Tuesday, November 04, 2008

Finn Slough: what's underfoot

Finn Slough is green, green, green in the summer. Not in November; now the prevailing colours are the browns, from golden beige to deep chocolate. Except for the mosses and lichens. When the rains come, they collect all the leftover green and paint the old wood with it.

The slough cuts off a thin sliver of land, making it an island; here, half a dozen homes are snuggled into the bush. Access is across a rickety, slippery, patchwork bridge. A sign on the planking warns visitors to "beware (be aware) of uneven walking surfaces and other potential dangers." A second sign reminds bikers to get off their bikes.

Wise advice; even walking slowly and carefully, we found some parts of the pathway treacherous.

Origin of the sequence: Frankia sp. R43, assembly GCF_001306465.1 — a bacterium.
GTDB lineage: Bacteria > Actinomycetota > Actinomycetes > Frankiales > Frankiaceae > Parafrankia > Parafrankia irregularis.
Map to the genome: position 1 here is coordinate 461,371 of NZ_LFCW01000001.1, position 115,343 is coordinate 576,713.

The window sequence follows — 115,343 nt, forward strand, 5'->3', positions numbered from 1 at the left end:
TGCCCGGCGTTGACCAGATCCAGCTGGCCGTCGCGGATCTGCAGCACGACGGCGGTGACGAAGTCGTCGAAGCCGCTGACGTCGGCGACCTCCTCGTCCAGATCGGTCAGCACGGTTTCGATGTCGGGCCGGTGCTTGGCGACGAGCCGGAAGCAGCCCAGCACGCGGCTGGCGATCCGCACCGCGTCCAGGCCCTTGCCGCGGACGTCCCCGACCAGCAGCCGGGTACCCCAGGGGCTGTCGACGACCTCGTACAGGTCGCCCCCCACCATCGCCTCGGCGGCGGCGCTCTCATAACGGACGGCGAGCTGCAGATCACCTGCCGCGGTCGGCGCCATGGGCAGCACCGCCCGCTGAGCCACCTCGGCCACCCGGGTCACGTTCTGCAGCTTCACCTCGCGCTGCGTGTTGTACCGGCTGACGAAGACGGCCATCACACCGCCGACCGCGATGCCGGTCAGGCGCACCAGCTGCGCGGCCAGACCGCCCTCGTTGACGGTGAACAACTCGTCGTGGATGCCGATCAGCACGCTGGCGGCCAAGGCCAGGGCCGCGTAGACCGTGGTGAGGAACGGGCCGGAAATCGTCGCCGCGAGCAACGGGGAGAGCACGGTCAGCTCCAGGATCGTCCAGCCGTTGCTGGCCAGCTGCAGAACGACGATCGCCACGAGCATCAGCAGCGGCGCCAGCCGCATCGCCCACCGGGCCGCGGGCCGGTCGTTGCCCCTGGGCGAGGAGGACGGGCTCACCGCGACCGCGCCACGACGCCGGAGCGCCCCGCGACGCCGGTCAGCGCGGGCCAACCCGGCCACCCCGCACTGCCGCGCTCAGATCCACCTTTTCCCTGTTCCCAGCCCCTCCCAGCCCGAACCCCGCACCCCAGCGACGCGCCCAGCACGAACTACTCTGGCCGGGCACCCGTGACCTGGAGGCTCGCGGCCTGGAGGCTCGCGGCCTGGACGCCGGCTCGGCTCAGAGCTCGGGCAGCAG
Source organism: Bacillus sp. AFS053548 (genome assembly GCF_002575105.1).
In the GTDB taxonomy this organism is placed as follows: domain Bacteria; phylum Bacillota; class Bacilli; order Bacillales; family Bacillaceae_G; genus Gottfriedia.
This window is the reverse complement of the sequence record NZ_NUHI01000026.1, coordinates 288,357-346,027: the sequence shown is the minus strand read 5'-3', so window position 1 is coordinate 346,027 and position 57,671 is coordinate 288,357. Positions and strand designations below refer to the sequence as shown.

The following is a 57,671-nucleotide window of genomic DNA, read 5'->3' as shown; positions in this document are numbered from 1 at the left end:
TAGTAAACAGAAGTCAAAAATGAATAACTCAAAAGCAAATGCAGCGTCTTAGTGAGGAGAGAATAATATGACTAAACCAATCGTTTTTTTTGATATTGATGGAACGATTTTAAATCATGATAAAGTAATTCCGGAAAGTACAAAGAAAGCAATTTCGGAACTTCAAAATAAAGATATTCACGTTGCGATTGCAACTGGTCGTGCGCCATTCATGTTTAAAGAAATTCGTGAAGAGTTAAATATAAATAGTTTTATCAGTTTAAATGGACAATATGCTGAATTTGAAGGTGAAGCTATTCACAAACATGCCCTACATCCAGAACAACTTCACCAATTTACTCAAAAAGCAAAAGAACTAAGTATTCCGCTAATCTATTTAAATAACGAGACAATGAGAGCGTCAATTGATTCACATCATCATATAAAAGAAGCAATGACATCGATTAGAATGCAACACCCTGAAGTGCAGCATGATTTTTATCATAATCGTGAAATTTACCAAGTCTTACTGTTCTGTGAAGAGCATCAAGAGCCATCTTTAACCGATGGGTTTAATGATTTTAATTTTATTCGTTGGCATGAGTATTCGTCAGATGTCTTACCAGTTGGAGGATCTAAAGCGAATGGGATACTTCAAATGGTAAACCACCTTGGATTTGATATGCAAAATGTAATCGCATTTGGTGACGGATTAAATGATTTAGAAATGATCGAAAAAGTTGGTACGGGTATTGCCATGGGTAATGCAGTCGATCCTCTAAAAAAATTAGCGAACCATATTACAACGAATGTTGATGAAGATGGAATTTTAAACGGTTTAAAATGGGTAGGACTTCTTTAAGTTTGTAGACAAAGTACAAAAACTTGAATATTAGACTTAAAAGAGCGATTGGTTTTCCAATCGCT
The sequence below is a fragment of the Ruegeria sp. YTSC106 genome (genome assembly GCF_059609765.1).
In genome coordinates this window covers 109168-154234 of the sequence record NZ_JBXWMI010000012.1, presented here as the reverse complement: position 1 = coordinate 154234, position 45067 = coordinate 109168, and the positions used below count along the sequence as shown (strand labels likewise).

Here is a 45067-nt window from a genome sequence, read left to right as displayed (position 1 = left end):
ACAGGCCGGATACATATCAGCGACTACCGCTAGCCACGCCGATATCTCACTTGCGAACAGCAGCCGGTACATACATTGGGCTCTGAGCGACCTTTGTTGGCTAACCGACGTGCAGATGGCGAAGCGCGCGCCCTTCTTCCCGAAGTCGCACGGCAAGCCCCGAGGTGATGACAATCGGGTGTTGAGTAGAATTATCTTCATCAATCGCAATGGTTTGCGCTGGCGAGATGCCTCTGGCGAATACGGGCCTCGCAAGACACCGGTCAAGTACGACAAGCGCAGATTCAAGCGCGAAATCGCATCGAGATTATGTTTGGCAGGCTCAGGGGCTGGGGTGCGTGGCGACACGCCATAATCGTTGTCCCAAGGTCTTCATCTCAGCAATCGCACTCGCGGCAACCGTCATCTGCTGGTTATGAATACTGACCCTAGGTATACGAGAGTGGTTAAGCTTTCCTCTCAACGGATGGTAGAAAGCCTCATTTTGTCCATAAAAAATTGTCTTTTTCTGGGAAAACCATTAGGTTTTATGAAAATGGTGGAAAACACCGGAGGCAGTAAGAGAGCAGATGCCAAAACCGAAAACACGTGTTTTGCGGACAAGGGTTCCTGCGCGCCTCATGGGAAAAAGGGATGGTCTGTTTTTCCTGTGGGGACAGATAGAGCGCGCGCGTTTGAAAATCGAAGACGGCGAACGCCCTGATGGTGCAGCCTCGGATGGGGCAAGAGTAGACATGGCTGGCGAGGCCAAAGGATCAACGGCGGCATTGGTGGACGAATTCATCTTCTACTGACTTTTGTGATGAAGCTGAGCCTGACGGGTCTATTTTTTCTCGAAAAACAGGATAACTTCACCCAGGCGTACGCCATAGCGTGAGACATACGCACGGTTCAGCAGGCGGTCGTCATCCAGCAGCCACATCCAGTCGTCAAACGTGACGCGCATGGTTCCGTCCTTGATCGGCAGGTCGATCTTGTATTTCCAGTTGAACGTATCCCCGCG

The bridge. With a gap closed by chained-on planks, maybe to let a boat through.

The old lumber has been colonised by mosses, assorted lichens, and tiny slime molds, growing deep in the cracks, working at breaking down the wood.

Rusty nails, popping up, look like growing mushrooms, Laurie says.

Lichen garden in a knothole. Cladonia and a leaf lichen.

Inch-high stalks, leaf lichen, and moss.

On a dock on the island, the mosses invade knotted ropes. Cladonia, and on the left, an strange, branched lichen.

Tiny green cups. The ones on the bridge have orange rims; these are all green.

On a rope tied around a post by the walkway, another lichen. This looks like old, decaying cottage cheese.

On the sunny side, it completely swallows the rope.

The houses, and some of the residents, next.


  1. tell Laurie I like the photo of the mushroom nails too. I'll be interested to see the house photos - I can't imagine they'll be as interesting as this.

  2. Hi, Wren!

    Thanks; I'll tell him. That will cheer him up considerably. He's off to the dentist today; he hates dentists.


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